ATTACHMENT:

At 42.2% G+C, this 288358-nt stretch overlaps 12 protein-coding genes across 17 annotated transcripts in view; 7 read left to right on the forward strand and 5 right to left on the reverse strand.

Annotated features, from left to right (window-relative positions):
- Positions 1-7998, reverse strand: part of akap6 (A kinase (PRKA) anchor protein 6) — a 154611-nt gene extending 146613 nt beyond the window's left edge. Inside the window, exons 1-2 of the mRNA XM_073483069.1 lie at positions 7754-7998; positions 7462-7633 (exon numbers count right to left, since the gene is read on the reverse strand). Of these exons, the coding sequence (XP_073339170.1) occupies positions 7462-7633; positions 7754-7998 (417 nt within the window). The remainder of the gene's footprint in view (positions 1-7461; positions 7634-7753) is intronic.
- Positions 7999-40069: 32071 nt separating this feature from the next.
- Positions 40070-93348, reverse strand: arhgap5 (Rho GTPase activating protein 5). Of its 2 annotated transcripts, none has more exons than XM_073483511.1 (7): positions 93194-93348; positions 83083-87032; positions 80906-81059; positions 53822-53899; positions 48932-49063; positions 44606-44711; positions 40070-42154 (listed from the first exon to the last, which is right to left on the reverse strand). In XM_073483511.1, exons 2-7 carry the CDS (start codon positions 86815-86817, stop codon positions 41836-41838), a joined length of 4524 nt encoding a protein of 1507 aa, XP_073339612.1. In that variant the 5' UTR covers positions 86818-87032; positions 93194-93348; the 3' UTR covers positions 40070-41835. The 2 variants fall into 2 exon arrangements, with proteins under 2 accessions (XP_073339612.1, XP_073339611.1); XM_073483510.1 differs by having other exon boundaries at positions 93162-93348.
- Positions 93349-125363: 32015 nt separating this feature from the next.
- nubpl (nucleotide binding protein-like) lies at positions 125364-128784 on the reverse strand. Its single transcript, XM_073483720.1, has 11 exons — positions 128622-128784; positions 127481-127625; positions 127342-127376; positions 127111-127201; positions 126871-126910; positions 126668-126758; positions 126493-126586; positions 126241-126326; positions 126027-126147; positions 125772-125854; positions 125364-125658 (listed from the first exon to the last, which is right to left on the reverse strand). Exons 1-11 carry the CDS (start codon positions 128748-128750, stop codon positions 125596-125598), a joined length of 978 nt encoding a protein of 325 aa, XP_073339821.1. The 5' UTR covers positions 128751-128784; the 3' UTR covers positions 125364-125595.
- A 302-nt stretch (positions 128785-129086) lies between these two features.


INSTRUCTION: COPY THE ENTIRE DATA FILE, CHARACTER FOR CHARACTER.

At 42.2% G+C, this 288358-nt stretch overlaps 12 protein-coding genes across 17 annotated transcripts in view; 7 read left to right on the forward strand and 5 right to left on the reverse strand.

Annotated features, from left to right (window-relative positions):
- Positions 1-7998, reverse strand: part of akap6 (A kinase (PRKA) anchor protein 6) — a 154611-nt gene extending 146613 nt beyond the window's left edge. Inside the window, exons 1-2 of the mRNA XM_073483069.1 lie at positions 7754-7998; positions 7462-7633 (exon numbers count right to left, since the gene is read on the reverse strand). Of these exons, the coding sequence (XP_073339170.1) occupies positions 7462-7633; positions 7754-7998 (417 nt within the window). The remainder of the gene's footprint in view (positions 1-7461; positions 7634-7753) is intronic.
- Positions 7999-40069: 32071 nt separating this feature from the next.
- Positions 40070-93348, reverse strand: arhgap5 (Rho GTPase activating protein 5). Of its 2 annotated transcripts, none has more exons than XM_073483511.1 (7): positions 93194-93348; positions 83083-87032; positions 80906-81059; positions 53822-53899; positions 48932-49063; positions 44606-44711; positions 40070-42154 (listed from the first exon to the last, which is right to left on the reverse strand). In XM_073483511.1, exons 2-7 carry the CDS (start codon positions 86815-86817, stop codon positions 41836-41838), a joined length of 4524 nt encoding a protein of 1507 aa, XP_073339612.1. In that variant the 5' UTR covers positions 86818-87032; positions 93194-93348; the 3' UTR covers positions 40070-41835. The 2 variants fall into 2 exon arrangements, with proteins under 2 accessions (XP_073339612.1, XP_073339611.1); XM_073483510.1 differs by having other exon boundaries at positions 93162-93348.
- Positions 93349-125363: 32015 nt separating this feature from the next.
- nubpl (nucleotide binding protein-like) lies at positions 125364-128784 on the reverse strand. Its single transcript, XM_073483720.1, has 11 exons — positions 128622-128784; positions 127481-127625; positions 127342-127376; positions 127111-127201; positions 126871-126910; positions 126668-126758; positions 126493-126586; positions 126241-126326; positions 126027-126147; positions 125772-125854; positions 125364-125658 (listed from the first exon to the last, which is right to left on the reverse strand). Exons 1-11 carry the CDS (start codon positions 128748-128750, stop codon positions 125596-125598), a joined length of 978 nt encoding a protein of 325 aa, XP_073339821.1. The 5' UTR covers positions 128751-128784; the 3' UTR covers positions 125364-125595.
- A 302-nt stretch (positions 128785-129086) lies between these two features.